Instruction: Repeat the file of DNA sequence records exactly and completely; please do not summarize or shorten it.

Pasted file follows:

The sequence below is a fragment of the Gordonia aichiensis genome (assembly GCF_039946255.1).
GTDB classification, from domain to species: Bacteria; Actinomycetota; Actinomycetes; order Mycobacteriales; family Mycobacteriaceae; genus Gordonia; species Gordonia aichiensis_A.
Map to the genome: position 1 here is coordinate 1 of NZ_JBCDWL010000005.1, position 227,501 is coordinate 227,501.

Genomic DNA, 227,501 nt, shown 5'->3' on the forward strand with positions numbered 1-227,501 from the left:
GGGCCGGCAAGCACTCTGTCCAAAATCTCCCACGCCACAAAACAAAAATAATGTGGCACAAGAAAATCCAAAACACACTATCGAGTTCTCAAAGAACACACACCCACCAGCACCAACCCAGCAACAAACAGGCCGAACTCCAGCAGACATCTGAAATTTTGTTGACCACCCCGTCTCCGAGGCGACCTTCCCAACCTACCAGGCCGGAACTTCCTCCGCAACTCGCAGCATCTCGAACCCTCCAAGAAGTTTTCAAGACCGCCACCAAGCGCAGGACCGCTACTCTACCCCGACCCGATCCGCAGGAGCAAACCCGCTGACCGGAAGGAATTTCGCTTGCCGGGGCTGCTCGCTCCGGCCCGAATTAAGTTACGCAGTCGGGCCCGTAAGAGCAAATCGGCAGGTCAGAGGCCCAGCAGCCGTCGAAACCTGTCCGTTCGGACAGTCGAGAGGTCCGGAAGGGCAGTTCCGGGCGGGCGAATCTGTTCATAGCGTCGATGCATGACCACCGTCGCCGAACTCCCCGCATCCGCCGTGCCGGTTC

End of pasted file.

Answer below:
The sequence below is a fragment of the Gordonia aichiensis genome (assembly GCF_039946255.1).
GTDB classification, from domain to species: Bacteria; Actinomycetota; Actinomycetes; order Mycobacteriales; family Mycobacteriaceae; genus Gordonia; species Gordonia aichiensis_A.
Map to the genome: position 1 here is coordinate 1 of NZ_JBCDWL010000005.1, position 227,501 is coordinate 227,501.

Genomic DNA, 227,501 nt, shown 5'->3' on the forward strand with positions numbered 1-227,501 from the left:
GGGCCGGCAAGCACTCTGTCCAAAATCTCCCACGCCACAAAACAAAAATAATGTGGCACAAGAAAATCCAAAACACACTATCGAGTTCTCAAAGAACACACACCCACCAGCACCAACCCAGCAACAAACAGGCCGAACTCCAGCAGACATCTGAAATTTTGTTGACCACCCCGTCTCCGAGGCGACCTTCCCAACCTACCAGGCCGGAACTTCCTCCGCAACTCGCAGCATCTCGAACCCTCCAAGAAGTTTTCAAGACCGCCACCAAGCGCAGGACCGCTACTCTACCCCGACCCGATCCGCAGGAGCAAACCCGCTGACCGGAAGGAATTTCGCTTGCCGGGGCTGCTCGCTCCGGCCCGAATTAAGTTACGCAGTCGGGCCCGTAAGAGCAAATCGGCAGGTCAGAGGCCCAGCAGCCGTCGAAACCTGTCCGTTCGGACAGTCGAGAGGTCCGGAAGGGCAGTTCCGGGCGGGCGAATCTGTTCATAGCGTCGATGCATGACCACCGTCGCCGAACTCCCCGCATCCGCCGTGCCGGTTC